In the summer of 2008, the Supreme Court of Canada rendered its ground-breaking decision in the Honda Canada vs. Keays case. Among other things, the Supreme Court, on its own initiative, elected to revisit the nature of damages to be awarded in circumstances where the employer does not act in good faith in the course of dismissal.
Prior to that, the courts awarded what we have come to know as a “Wallace bump” in circumstances where bad faith had been found. However, the Supreme Court of Canada in the Keays case chose to replace this arbitrary approach with one based upon a compensatory analysis. As I and other commentators reported, the wording of the Supreme Court’s decision suggested that in the future, “The Damages Formerly Known As Wallace” would not be awarded as frequently as they had been, since a plaintiff would have to show not only that the employer had acted in bad faith, but that this bad faith had caused the employee to suffer some form of actual damages.
However, although I predicted that these awards would be made less frequently, I also suggested that in the right circumstances, employees may be able to prove more substantial damages, and therefore the awards could be significantly greater pursuant to the new regime.
Recently, I wrote a summary of the jurisprudence over the course of the first 15 months or so after the Keays decision was handed down. In my summary, I noted that although there was some inconsistency, most courts seemed to have followed the guidance of the Supreme Court and required that a plaintiff seeking The Damages Formerly Known As Wallace prove that they had suffered actual harm that was caused not by the dismissal itself, but by the bad faith exhibited by their employer. In many cases, claims for bad faith damages that would have succeeded under the old regime failed under the new analysis. This was, by and large, as I had predicted.
Most recently, however, the Alberta Court of Queen’s Bench released a decision in the case of Soost vs. Merrill Lynch Canada Inc. In that case, the court found that Merrill Lynch had acted in bad faith and adopted the compensatory approach set out by the Supreme Court in the Keays case. As a result, the plaintiff received $2.2 million in damages. Needless to say, this was far beyond any “Wallace bump” under the old regime. This seems to be an example of the type of case that I had suggested would result in far more substantial damages than the old approach.
From the time the Wallace decision was released in the late 1990s, plaintiffs’ counsel included claims for Wallace damages in the vast majority of wrongful dismissal claims. Effectively, they became part of the boilerplate Statement Of Claim. Perhaps unfortunately, many of our courts accommodated these requests by awarding bad faith damages in situations where the bad faith was marginal at best. As a result of these developments, many employers became scared to dismiss employees in almost any circumstances. They were cautioned to avoid dismissal on or near the employee’s birthday, before they left for vacation, after they returned from vacation, around the Christmas season (or other holidays), at the beginning of the week, at the end of the week, in the office where there are people who might overhear the discussion, by telephone, etc. The definition of “bad faith” seemed to grow to extremes that the Supreme Court is unlikely to ever have contemplated when it released its decision in Wallace. Subsequently, some courts, like the Ontario Court of Appeal, attempted to scale back the range of conduct that would be considered to do bad faith. Now, of course, the Supreme Court has adapted the approach to compensation for bad faith.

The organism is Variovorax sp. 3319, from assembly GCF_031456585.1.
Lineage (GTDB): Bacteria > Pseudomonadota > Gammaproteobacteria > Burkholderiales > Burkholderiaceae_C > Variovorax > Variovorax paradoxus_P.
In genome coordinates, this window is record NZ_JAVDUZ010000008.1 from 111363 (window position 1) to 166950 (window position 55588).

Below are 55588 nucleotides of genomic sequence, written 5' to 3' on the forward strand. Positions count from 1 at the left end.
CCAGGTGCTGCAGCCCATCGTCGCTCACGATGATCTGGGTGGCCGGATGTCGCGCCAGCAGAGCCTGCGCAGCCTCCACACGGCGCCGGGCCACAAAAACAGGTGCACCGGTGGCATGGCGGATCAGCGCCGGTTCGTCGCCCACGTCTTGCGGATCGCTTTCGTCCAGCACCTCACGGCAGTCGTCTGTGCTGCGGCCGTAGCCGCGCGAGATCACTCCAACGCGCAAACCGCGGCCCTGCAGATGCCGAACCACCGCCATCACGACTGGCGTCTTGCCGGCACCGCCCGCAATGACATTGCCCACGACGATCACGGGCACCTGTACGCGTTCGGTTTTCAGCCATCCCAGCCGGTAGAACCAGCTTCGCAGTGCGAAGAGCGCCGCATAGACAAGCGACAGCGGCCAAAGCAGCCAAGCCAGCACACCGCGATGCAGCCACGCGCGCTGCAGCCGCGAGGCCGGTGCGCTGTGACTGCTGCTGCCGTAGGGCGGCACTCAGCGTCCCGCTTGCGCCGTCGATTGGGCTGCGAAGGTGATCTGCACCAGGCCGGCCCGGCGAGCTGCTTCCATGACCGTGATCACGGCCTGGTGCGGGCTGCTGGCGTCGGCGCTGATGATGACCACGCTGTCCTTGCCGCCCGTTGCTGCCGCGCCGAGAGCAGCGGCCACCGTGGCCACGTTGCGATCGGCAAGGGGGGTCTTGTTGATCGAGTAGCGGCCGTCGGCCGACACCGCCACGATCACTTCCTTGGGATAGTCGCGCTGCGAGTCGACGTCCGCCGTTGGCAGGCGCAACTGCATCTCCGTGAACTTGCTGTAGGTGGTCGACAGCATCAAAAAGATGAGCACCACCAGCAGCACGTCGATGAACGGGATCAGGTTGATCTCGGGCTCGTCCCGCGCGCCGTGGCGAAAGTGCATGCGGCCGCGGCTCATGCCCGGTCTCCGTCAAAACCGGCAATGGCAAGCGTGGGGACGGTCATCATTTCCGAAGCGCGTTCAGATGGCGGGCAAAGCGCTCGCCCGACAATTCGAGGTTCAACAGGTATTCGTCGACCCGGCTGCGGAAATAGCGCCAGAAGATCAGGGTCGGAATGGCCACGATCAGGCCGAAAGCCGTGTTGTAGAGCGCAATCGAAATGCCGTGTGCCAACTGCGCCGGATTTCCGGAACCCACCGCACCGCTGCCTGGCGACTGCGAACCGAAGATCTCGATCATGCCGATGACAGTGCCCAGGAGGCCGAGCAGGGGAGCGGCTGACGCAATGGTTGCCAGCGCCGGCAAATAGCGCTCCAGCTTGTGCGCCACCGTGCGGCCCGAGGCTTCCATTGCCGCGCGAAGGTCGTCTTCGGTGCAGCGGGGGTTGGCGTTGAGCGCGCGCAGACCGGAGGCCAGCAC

One of the issues that I, and other employment lawyers, have struggled with since the decision in Keays is whether that decision means that employees cannot receive damages as a result of the bad faith exhibited by their employer in the course of dismissal if that bad faith did not cause the employee to suffer damages that are quantifiable in some way.
If the employer’s bad faith conduct has caused the individual to suffer financial damages (as appears to be the case in the Merrill Lynch case), then it is certainly be compelling to argue that the individual should be compensated. However, what about conduct that simply causes the individual to suffer hurt feelings, beyond those that one would normally expect when someone loses their job? What if the employer carries out a dismissal in a less than perfect manner, such as doing it by telephone or email? Should that, in and of itself, result in additional damages?
What about situations where the employer misleads the employee about the reason for dismissal. They may say that the reason for dismissal was a reorganization, when the reality was that the individual was not performing well. In some cases, the employer has said that the position had been eliminated, but the individual subsequently learns that someone else has replaced them. The duty of good faith, as the Supreme Court has defined it, is said to include a duty to act honestly. Therefore, in this type of situation, the employer has breached its duty, although it may be argued that it did so for a good reason, wanting to spare the employee’s feelings at the time of dismissal.
The issue that I want to raise for discussion in this post is what types of conduct should lead to an award of damages for bad faith in the course of dismissal. Should a scenario like the one set out above result in an additional award to the plaintiff? What about the opposite scenario, where the dismissal was due to a reorganization but the employer told the employee it was due to his or her poor performance? Would it make a difference if the employer made such comments to others in the organization? Or to prospective employers?
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